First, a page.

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A Woman of Mystery : Fans Sleuth Out the English Creator of Tales of a Medieval Monk

March 18, 1993|PATRICIA WARD BIEDERMAN | TIMES STAFF WRITER

WEST HOLLYWOOD — Ellis Peters is an odd sort of hot property.

She is gracious and astute, but neither young nor glamorous--two of the usual prerequisites for success in Southern California. And yet Monday night Peters--or Edith Pargeter, as she was christened--had devoted Angeleno fans standing in line for more than an hour at Mysterious Bookshop in West Hollywood.

The faithful waited to have Peters, 79, sign their copies of her latest mystery novel, "The Holy Thief," the 19th chronicle of an imaginary 12th-Century Benedictine monk named Brother Cadfael.

Peters and her clever monk--a former Crusader who committed a fair number of the sins of the flesh before he opted for the contemplative life in Peters' native Shropshire, England--have so many admirers around the world that they have inspired a small growth industry.

More than 6.5 million copies of the chronicles have been sold. The Ellis Peters Appreciation Society, based in Baltimore, publishes a quarterly newsletter. A big pink English rose has been named for the monastic sleuth. And those who make the pilgrimage to Shropshire, as hordes of admirers do each year, can take a Brother Cadfael bus tour, topped off by purchase of Brother Cadfael note paper or "The Cadfael Companion," a guide to the characters and places, most of them historical, named in the chronicles.

Steve Brown, of Venice, stood in line twice so Peters could sign his complete set of British first editions of the Cadfael novels (the management of Mysterious Bookshop limited fans to two books only the first time through). Brown, 46, a writer/producer of such TV crime shows as "Cagney & Lacey" and the new "Columbo," is typical of Peters fans in his articulate admiration for her unusually literate craft.

After all, Peters is the kind of author who assumes her readers will look up the word midden if they don't know it means dung heap.

"I usually love hard-boiled mysteries, but I find myself absolutely charmed by these books," Brown said. "As you read them, you become convinced that God is in His Heaven, and he and Brother Cadfael will make everything come out all right."

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Cadfael's creator couldn't be more surprised at her recent ascension from modestly successful writer to international phenomenon. Peters, who published her first novel in 1936, considers herself fortunate to have been able to support herself by fiction since the end of World War II. So few others have, she pointed out.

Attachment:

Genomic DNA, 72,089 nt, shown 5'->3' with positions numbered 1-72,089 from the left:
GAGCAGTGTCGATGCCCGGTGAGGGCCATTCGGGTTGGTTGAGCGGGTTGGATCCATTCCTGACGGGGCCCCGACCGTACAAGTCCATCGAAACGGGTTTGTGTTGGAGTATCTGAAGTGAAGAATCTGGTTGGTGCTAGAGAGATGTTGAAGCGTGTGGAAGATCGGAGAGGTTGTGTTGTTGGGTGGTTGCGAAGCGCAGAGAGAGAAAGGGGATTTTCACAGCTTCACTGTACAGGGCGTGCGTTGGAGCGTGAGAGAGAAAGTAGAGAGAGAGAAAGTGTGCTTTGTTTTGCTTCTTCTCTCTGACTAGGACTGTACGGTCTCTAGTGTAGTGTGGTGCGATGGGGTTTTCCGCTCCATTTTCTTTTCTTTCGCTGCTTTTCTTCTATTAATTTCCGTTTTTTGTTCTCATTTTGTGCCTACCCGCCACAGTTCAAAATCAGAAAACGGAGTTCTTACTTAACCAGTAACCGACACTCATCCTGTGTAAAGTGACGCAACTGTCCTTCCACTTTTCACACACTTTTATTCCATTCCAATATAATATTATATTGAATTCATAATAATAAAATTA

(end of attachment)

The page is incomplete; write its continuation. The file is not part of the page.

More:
"I wanted to be everything," she recalled of her childhood (during an afternoon interview, over a glass of Jack Daniels, neat). "I wanted to write. I wanted to sing. I wanted to act. I wanted to dance. But writing was always first. I've been lucky. It's always luck to be able to make a living doing what you love. Next to friends, I rate that the greatest blessing."

In 1962 Peters won an Edgar--the mystery writers' Oscar--for a contemporary novel called "Death and the Joyful Woman." That book was turned into an eminently forgettable episode of "Alfred Hitchcock Presents."

But her real renown came with the medieval mysteries, which began in 1977 with "A Morbid Taste for Bones." She didn't realize that that book would be the first of a series that her readers hope will go on forever, and so she did something she assiduously avoids. She twisted the facts of history, substituting a fictional version of what happened to the relics of St. Winifrid for the truth--the bones of the Welsh saint are interred in the real Abbey Church of St. Peter and St. Paul in Shrewsbury.

Peters has had adventures. She joined the Women's Royal Navy Service (WRENS) during World War II and was decorated by King George VI for helping to keep Allied ships safe from German U-boats. But she has lived virtually all her life in sleepy Shropshire, and she never married.

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For the greater part of her years, she shared a home with her brother, Ellis, an engineer who is now deceased. Appalled by the fate of Eastern Europe in the late 1930s, she and Ellis learned Czech and made annual visits to Czechoslovakia for years (she is a respected translator of Czech literature). The nom de plume Ellis Peters marries her brother's name with a version of Petra, the name of the daughter of Czech friends.

The Cadfael books are suffused with medieval lore and customs, liturgical learning (she is Anglican) and a profound understanding of how that evil is very much a part of life. The books are also full of often poignant love stories.

"There was a boy," Peters conceded. "We were very close."

It was in Prague. He was 20. She was 34. There was a loving relationship "but without a tincture of sex." He married someone else, wearing a tiepin she had asked him to wear on his wedding day. "Now I think I love his wife more than him," she said.

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